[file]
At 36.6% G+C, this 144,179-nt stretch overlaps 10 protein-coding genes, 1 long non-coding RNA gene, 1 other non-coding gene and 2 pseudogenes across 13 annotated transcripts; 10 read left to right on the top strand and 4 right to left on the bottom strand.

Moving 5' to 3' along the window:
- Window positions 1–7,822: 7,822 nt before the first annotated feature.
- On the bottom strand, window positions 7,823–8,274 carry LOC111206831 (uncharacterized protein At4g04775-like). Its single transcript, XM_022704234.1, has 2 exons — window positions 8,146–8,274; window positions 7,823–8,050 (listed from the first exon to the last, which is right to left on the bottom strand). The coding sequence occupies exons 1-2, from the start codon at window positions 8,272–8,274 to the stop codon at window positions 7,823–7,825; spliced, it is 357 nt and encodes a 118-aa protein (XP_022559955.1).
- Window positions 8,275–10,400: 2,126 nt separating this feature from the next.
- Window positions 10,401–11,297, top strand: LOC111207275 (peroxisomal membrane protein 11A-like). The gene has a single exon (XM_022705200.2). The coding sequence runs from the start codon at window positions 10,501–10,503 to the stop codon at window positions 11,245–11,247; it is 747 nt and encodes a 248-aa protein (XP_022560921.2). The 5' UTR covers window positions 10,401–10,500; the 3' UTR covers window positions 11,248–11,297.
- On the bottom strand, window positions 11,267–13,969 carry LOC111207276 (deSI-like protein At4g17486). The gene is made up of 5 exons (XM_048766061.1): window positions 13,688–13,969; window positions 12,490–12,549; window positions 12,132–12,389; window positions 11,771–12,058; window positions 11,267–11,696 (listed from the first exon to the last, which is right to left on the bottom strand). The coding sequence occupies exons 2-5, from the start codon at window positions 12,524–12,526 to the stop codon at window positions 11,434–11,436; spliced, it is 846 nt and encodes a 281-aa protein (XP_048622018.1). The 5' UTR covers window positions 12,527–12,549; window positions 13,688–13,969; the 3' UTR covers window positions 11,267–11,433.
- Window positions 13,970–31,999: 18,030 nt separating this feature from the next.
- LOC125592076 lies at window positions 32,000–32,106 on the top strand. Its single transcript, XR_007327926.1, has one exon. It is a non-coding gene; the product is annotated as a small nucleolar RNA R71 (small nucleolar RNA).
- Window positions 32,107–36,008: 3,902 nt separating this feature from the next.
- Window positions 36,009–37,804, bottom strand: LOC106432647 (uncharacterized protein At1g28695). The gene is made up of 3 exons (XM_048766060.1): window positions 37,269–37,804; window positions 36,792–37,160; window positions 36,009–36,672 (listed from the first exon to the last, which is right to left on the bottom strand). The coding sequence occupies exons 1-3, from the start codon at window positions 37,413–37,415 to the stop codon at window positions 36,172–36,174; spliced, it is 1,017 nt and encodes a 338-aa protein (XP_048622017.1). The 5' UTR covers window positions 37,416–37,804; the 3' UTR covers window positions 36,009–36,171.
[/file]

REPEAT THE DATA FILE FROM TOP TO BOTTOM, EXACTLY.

At 36.6% G+C, this 144,179-nt stretch overlaps 10 protein-coding genes, 1 long non-coding RNA gene, 1 other non-coding gene and 2 pseudogenes across 13 annotated transcripts; 10 read left to right on the top strand and 4 right to left on the bottom strand.

Moving 5' to 3' along the window:
- Window positions 1–7,822: 7,822 nt before the first annotated feature.
- On the bottom strand, window positions 7,823–8,274 carry LOC111206831 (uncharacterized protein At4g04775-like). Its single transcript, XM_022704234.1, has 2 exons — window positions 8,146–8,274; window positions 7,823–8,050 (listed from the first exon to the last, which is right to left on the bottom strand). The coding sequence occupies exons 1-2, from the start codon at window positions 8,272–8,274 to the stop codon at window positions 7,823–7,825; spliced, it is 357 nt and encodes a 118-aa protein (XP_022559955.1).
- Window positions 8,275–10,400: 2,126 nt separating this feature from the next.
- Window positions 10,401–11,297, top strand: LOC111207275 (peroxisomal membrane protein 11A-like). The gene has a single exon (XM_022705200.2). The coding sequence runs from the start codon at window positions 10,501–10,503 to the stop codon at window positions 11,245–11,247; it is 747 nt and encodes a 248-aa protein (XP_022560921.2). The 5' UTR covers window positions 10,401–10,500; the 3' UTR covers window positions 11,248–11,297.
- On the bottom strand, window positions 11,267–13,969 carry LOC111207276 (deSI-like protein At4g17486). The gene is made up of 5 exons (XM_048766061.1): window positions 13,688–13,969; window positions 12,490–12,549; window positions 12,132–12,389; window positions 11,771–12,058; window positions 11,267–11,696 (listed from the first exon to the last, which is right to left on the bottom strand). The coding sequence occupies exons 2-5, from the start codon at window positions 12,524–12,526 to the stop codon at window positions 11,434–11,436; spliced, it is 846 nt and encodes a 281-aa protein (XP_048622018.1). The 5' UTR covers window positions 12,527–12,549; window positions 13,688–13,969; the 3' UTR covers window positions 11,267–11,433.
- Window positions 13,970–31,999: 18,030 nt separating this feature from the next.
- LOC125592076 lies at window positions 32,000–32,106 on the top strand. Its single transcript, XR_007327926.1, has one exon. It is a non-coding gene; the product is annotated as a small nucleolar RNA R71 (small nucleolar RNA).
- Window positions 32,107–36,008: 3,902 nt separating this feature from the next.
- Window positions 36,009–37,804, bottom strand: LOC106432647 (uncharacterized protein At1g28695). The gene is made up of 3 exons (XM_048766060.1): window positions 37,269–37,804; window positions 36,792–37,160; window positions 36,009–36,672 (listed from the first exon to the last, which is right to left on the bottom strand). The coding sequence occupies exons 1-3, from the start codon at window positions 37,413–37,415 to the stop codon at window positions 36,172–36,174; spliced, it is 1,017 nt and encodes a 338-aa protein (XP_048622017.1). The 5' UTR covers window positions 37,416–37,804; the 3' UTR covers window positions 36,009–36,171.